When installing the painter’s tape, you can take the following steps to ensure a proper, tight, leak-proof application and clean lines when the tape is removed after curing of the whiteboard coating:
1. As a test, apply several inches of the painter’s tape to the surface that you plan to mask off, then lightly tug on the tape to see how well it adheres. If the tape doesn’t stick very well, try using a different type of tape with a higher degree of adhesion. As mentioned, “high-stick” or extra-sticky types of painter’s tape, are available from many sources.
2. Practice applying the tape to a surface until you can do it smoothly, evenly, and with the proper amount of tension. Stretching the tape as you apply it may result in air bubbles or puckering, which in turn will ultimately lead to the whiteboard coating bleeding under the edges of the tape and causing an unsightly appearance.
3. Place the tape precisely against the edge you wish to cover, then pull approximately ten inches of tape off of the roll. Next, keep the roll tight against the wall with one hand, and use the roll as a guide to apply the tape in an absolutely straight line. Press down all along the tape’s length with your other hand’s index finger. Finally, tear off the tape you’ve applied and then use the same technique to apply another length of tape to the subsequent section, and so on, until you’ve masked off the entire area where you plan to apply the whiteboard coating.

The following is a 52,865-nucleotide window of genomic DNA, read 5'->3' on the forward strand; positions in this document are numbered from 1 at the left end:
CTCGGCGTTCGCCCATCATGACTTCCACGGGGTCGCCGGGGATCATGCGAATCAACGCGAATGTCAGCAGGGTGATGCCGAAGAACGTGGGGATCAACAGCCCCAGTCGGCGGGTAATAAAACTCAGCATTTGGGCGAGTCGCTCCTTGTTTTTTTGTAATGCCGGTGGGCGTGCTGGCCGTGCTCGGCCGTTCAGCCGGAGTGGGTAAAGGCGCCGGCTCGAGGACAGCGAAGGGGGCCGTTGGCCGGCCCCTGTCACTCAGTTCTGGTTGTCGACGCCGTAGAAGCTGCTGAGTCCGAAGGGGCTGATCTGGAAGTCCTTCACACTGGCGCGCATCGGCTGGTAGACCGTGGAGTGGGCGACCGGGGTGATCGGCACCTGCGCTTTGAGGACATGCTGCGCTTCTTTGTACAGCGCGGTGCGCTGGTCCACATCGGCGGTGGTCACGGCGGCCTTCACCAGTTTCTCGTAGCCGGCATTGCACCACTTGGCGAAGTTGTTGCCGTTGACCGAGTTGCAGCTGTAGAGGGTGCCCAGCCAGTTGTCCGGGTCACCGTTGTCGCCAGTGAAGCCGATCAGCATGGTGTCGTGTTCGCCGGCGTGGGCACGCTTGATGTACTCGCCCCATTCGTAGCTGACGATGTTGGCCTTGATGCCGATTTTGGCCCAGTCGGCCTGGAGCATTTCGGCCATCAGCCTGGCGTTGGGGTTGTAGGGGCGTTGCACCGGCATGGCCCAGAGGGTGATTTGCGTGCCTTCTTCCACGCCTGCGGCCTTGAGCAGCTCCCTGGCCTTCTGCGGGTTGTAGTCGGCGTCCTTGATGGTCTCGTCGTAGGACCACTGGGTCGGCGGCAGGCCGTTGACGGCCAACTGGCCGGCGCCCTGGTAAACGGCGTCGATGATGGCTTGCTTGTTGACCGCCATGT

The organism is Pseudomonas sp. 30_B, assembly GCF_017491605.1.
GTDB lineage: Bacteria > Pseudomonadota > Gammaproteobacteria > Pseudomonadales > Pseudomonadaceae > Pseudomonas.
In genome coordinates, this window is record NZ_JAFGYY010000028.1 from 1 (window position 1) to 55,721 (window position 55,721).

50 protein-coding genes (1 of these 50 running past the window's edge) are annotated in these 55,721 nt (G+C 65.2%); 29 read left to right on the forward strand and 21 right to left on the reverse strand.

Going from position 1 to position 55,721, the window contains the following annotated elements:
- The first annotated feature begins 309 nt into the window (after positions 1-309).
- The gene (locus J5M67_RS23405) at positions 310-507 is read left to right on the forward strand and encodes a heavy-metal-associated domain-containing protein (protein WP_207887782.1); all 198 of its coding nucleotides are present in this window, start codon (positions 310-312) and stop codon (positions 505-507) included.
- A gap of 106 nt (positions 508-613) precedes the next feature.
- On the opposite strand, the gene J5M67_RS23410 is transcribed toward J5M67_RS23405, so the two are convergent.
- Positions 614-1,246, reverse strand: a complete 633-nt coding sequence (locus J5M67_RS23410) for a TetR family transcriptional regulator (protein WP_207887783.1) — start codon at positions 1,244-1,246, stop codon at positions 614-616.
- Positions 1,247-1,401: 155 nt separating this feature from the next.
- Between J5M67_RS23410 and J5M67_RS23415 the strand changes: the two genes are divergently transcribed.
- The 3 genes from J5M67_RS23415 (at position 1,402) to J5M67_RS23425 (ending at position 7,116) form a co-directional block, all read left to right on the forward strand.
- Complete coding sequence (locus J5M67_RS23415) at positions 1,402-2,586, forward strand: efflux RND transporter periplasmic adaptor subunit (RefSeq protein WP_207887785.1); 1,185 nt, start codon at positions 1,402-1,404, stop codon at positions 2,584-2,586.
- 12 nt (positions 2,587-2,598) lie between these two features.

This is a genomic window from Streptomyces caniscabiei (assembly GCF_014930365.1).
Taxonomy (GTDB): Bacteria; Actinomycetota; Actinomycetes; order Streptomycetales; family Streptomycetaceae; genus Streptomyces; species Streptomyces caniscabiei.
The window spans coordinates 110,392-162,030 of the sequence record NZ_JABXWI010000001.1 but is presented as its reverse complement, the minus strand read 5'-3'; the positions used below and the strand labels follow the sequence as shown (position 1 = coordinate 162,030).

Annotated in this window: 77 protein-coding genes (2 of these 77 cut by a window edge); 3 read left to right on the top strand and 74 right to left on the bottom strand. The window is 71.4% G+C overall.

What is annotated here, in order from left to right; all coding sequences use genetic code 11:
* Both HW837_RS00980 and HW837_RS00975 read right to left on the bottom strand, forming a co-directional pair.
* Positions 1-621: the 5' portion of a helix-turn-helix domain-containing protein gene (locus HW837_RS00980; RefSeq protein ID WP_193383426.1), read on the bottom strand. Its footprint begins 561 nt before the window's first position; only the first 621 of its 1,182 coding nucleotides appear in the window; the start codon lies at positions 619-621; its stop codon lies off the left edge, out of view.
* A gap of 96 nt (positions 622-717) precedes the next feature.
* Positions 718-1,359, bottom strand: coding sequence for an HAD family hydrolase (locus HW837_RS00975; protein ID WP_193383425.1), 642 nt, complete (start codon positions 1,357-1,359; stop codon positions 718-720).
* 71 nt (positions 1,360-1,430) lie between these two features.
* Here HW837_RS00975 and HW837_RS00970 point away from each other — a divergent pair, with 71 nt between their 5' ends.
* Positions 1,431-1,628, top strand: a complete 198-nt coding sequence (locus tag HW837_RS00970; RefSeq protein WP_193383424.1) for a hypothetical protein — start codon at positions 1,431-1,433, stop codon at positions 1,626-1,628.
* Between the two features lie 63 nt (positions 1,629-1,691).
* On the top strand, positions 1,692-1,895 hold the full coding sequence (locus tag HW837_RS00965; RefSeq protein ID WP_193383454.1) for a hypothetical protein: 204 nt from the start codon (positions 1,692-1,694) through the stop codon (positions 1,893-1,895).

Back it off
When performing the procedure described above to tape off the area where you will apply the coating, one of the keys to a successful and accurate tape installation is to avoid taking the tape all the way into the corners of the adjoining walls, instead, you want to back the tape off just a hair, about a sixteenth of an inch.
Make it Clean
Also, as is the case when applying premium whiteboard coating, it’s critical to avoid leaving any dust or dirt on the surfaces where the painter’s tape is installed. So, before starting to tape off the area to be coated, you should carefully wipe down the moldings, light fixtures, and other places where the tape will be applied. A thorough wipe down with a dampened microfiber cloth or mitt is all that is typically required to achieve a thorough cleaning before applying painter’s tape. However, if the surfaces are greasy or especially dirty, you’ll have to wash them off with a microfiber cloth, water, and an environmentally friendly detergent solution, such as TSP-PF (phosphate-free), available at home improvement centers and paint retailers. Even the highest quality painter’s tape will not properly adhere to a dirty or greasy surface.